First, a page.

—What did you think? Officer Cleare asked me, about every recommendation that he made. And I told him that I loved them, always, even when I didn’t.
He wanted to be a detective. He’d be one someday, he said, but while his son was young he had requested a PAL assignment so that he could have
more regular hours. Several times, he brought the boy in. His name was Gabriel, and he was four or five years old then, a small reflection of his father, dark-haired and lanky, his ankles showing beneath his too-short pants. His father picked him up and carried him around, introducing him, proud of him. Perversely, against my will, I looked at the father and the son and felt a pang of jealousy. I was not certain what I wanted, but I knew it to be connected, somehow, to the two of them.
Then Officer Cleare put the boy down next to me.
—This is my friend Michaela, he said to his son. And I looked up at the boy’s father slowly, awestruck, the phrase echoing in my mind for days afterward.
My friend. My friend. My friend.
It was around this time, unfortunately, that Kacey was beginning to get into serious trouble. Today, I am disturbed by the possibility that this was linked, directly or indirectly, to my distractedness. For before Officer Cleare entered my life, I was devoted entirely to my sister: helping her with her homework; counseling her on her behavioral issues—the ones that I knew about, at least—and on how to better communicate with Gee; combing and arranging her hair in the morning; packing our lunches each night. In turn, Kacey revealed to me the parts of herself that she did not share with others: the small injustices that befell her each day at school, the deep sadness that sometimes came over her with such power that she felt certain it would never recede. But as I became closer to Officer Cleare, I became, I imagine, wistful and remote, my thoughts and my gaze turned away from my sister.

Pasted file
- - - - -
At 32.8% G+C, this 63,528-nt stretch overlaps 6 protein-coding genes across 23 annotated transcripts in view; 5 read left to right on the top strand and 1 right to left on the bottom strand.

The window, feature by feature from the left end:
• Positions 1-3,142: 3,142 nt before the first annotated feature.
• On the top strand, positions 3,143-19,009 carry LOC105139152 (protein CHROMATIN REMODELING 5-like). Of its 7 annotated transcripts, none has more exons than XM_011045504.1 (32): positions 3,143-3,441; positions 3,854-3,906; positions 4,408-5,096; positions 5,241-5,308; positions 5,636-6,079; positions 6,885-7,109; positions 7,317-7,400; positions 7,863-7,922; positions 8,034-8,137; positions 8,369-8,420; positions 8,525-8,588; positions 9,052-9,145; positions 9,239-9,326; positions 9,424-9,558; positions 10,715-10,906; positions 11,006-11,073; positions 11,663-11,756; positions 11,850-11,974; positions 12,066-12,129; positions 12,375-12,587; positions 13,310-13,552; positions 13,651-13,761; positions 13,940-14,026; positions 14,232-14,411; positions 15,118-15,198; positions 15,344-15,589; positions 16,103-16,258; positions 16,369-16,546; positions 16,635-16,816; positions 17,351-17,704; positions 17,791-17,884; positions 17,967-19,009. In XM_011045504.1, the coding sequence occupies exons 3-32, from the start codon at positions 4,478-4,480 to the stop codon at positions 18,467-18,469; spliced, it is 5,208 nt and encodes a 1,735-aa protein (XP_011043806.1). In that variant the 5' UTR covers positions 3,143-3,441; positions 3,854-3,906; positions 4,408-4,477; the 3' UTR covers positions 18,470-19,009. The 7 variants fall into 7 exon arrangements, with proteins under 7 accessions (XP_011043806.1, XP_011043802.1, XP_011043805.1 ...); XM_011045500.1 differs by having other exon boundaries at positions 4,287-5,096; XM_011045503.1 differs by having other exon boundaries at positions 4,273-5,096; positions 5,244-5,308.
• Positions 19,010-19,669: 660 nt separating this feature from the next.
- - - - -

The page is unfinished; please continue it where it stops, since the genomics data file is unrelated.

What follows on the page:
Kacey, in turn, withdrew. At thirteen, she began regularly skipping out on the PAL’s after-school program. Gee received a phone call anytime she did, and for a while she tried unsuccessfully to punish Kacey, but soon her groundings piled up on one another, and eventually Gee gave up the chase. She’s old enough to watch herself, I guess, said Gee, dubiously. I was already fifteen then, and years before she had given me the same option that Kacey now had, which was to entertain myself after school each day—or, better yet, to get a steady job. Instead, I elected to participate in a PAL teen group that was meant to provide mentorship and oversight to the younger students.
My choice—though I wouldn’t have admitted this to anyone—was largely motivated by wanting to remain close to Officer Cleare.
By ninth grade, Kacey was generally spending her afternoons with a group of friends headed by Paula Mulroney.
Already, they were distracting her from her schoolwork. They wore mainly black, and smoked cigarettes, and dyed their hair, and listened to bands like Green Day and Something Corporate—music that, though I couldn’t abide it, though it prevented me from studying, Kacey began playing loudly in our house whenever Gee wasn’t home to stop her. She began smoking, too, both cigarettes and marijuana, and she kept a small supply of each in the hollow spot beneath the floorboards of our room—the place we had formerly used for more innocent purposes.
It felt, to me, like a slap.